China’s economy has slowed considerably. According to its National Bureau of Statistics for China, “In July, the total value added of the industrial enterprises above the designated size grew by 4.8 percent year on year.” While in most economies this would still be considered strong growth, in China it is the worst improvement since 2002 and is below, obviously, the data from the Great Recession. China has entered what is, by its standards, a recession.
Several other measures were slightly better, but well below historic levels:
In July, the Index of Services Production increased by 6.3 percent year on year, 0.8 percentage point lower than that of last month. In the first seven months, the Index of Services Production grew by 7.1 percent, 0.2 percentage point lower than that of the first six months.
In July, the total retail sales of consumer goods reached 3,307.3 billion yuan, a year on year growth of 7.6 percent, 2.2 percentage points lower than that of last month.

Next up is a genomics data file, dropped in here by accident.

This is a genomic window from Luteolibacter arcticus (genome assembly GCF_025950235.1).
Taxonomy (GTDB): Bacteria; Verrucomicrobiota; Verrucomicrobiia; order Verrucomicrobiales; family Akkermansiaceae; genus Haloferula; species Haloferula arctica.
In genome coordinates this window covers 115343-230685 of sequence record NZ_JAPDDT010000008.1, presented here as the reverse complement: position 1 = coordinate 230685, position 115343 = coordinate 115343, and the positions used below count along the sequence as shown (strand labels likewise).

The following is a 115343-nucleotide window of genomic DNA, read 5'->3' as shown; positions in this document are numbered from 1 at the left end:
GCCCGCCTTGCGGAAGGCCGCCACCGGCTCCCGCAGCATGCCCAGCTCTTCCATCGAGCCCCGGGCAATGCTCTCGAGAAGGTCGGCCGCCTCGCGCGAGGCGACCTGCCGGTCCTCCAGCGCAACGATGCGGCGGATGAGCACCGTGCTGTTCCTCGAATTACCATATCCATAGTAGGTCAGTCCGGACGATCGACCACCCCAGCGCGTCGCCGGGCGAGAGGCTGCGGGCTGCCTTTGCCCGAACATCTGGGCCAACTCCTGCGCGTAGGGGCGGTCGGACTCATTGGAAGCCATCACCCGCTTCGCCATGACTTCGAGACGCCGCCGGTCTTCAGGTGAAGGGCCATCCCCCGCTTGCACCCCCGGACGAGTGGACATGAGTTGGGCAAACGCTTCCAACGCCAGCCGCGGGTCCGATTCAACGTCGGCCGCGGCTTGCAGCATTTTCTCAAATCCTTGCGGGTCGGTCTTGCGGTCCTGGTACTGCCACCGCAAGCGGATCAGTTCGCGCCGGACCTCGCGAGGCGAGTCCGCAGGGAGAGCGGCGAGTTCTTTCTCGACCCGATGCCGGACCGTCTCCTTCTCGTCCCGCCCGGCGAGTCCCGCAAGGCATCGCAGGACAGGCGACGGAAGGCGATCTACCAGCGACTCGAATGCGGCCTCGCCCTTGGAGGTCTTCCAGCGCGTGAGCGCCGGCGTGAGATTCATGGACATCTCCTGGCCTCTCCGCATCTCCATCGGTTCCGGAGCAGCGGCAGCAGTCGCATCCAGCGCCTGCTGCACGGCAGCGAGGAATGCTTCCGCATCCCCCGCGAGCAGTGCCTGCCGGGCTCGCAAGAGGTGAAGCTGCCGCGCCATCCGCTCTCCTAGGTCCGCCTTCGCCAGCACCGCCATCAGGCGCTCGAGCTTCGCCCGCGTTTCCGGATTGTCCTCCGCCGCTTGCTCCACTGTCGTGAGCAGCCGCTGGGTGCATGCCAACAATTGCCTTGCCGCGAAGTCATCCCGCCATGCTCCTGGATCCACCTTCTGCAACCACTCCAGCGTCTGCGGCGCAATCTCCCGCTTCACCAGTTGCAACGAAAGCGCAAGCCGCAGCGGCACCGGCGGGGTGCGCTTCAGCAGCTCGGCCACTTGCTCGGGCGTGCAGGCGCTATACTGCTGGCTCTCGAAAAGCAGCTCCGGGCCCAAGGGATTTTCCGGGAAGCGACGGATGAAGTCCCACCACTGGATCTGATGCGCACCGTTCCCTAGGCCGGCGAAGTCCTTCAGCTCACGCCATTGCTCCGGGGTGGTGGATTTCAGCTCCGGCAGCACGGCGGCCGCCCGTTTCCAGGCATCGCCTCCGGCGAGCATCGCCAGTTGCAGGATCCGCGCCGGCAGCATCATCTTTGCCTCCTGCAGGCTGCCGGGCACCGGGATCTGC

In the first seven months, the investment in fixed assets (excluding rural households) was 34,889.2 billion yuan, a year on year growth of 5.7 percent, or 0.1 percentage point lower than that of the first six months. Specifically, private investment reached 21,026.7 billion yuan, up by 5.4 percent.
Reuters described the problem. Larry Hu, head of Greater China economics at Macquarie Group in Hong Kong, said, “The economy is going to continue to slow down. At a certain point, policymakers will have to step up stimulus to support infrastructure and property. I think it could happen by the end of this year.”
While President Trump has delayed some tariffs until the end of the year, they are still in place on tens of billions of dollars in imports from China. No amount of stimulus will be able to offset that.